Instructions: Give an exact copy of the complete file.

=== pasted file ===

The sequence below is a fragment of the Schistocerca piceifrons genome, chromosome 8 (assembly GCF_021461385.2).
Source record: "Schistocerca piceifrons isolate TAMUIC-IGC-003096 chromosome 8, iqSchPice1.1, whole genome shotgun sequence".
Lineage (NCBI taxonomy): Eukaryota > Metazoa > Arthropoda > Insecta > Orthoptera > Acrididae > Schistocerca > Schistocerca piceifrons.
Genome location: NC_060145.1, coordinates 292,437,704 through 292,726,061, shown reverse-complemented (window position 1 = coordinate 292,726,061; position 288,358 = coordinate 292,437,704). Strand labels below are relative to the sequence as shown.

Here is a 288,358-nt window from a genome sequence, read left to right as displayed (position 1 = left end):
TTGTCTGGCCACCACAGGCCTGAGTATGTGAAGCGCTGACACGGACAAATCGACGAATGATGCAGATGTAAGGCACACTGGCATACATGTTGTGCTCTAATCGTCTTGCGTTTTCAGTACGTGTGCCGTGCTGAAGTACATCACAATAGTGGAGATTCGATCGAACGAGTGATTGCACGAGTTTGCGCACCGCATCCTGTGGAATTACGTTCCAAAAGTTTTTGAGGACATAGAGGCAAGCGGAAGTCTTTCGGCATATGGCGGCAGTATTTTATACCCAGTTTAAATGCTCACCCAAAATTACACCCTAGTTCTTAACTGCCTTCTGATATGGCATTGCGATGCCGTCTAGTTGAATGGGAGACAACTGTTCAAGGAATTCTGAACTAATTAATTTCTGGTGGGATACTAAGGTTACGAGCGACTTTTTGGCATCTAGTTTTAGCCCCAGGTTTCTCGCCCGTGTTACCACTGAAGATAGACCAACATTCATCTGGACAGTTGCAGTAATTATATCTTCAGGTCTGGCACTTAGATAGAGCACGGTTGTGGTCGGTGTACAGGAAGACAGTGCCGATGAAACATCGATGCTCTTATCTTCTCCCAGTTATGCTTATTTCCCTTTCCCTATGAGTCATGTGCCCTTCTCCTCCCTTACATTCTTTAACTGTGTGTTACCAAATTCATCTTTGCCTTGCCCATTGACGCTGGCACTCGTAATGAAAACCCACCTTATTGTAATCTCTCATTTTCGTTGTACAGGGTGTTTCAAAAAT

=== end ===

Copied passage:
The sequence below is a fragment of the Schistocerca piceifrons genome, chromosome 8 (assembly GCF_021461385.2).
Source record: "Schistocerca piceifrons isolate TAMUIC-IGC-003096 chromosome 8, iqSchPice1.1, whole genome shotgun sequence".
Lineage (NCBI taxonomy): Eukaryota > Metazoa > Arthropoda > Insecta > Orthoptera > Acrididae > Schistocerca > Schistocerca piceifrons.
Genome location: NC_060145.1, coordinates 292,437,704 through 292,726,061, shown reverse-complemented (window position 1 = coordinate 292,726,061; position 288,358 = coordinate 292,437,704). Strand labels below are relative to the sequence as shown.

Here is a 288,358-nt window from a genome sequence, read left to right as displayed (position 1 = left end):
TTGTCTGGCCACCACAGGCCTGAGTATGTGAAGCGCTGACACGGACAAATCGACGAATGATGCAGATGTAAGGCACACTGGCATACATGTTGTGCTCTAATCGTCTTGCGTTTTCAGTACGTGTGCCGTGCTGAAGTACATCACAATAGTGGAGATTCGATCGAACGAGTGATTGCACGAGTTTGCGCACCGCATCCTGTGGAATTACGTTCCAAAAGTTTTTGAGGACATAGAGGCAAGCGGAAGTCTTTCGGCATATGGCGGCAGTATTTTATACCCAGTTTAAATGCTCACCCAAAATTACACCCTAGTTCTTAACTGCCTTCTGATATGGCATTGCGATGCCGTCTAGTTGAATGGGAGACAACTGTTCAAGGAATTCTGAACTAATTAATTTCTGGTGGGATACTAAGGTTACGAGCGACTTTTTGGCATCTAGTTTTAGCCCCAGGTTTCTCGCCCGTGTTACCACTGAAGATAGACCAACATTCATCTGGACAGTTGCAGTAATTATATCTTCAGGTCTGGCACTTAGATAGAGCACGGTTGTGGTCGGTGTACAGGAAGACAGTGCCGATGAAACATCGATGCTCTTATCTTCTCCCAGTTATGCTTATTTCCCTTTCCCTATGAGTCATGTGCCCTTCTCCTCCCTTACATTCTTTAACTGTGTGTTACCAAATTCATCTTTGCCTTGCCCATTGACGCTGGCACTCGTAATGAAAACCCACCTTATTGTAATCTCTCATTTTCGTTGTACAGGGTGTTTCAAAAAT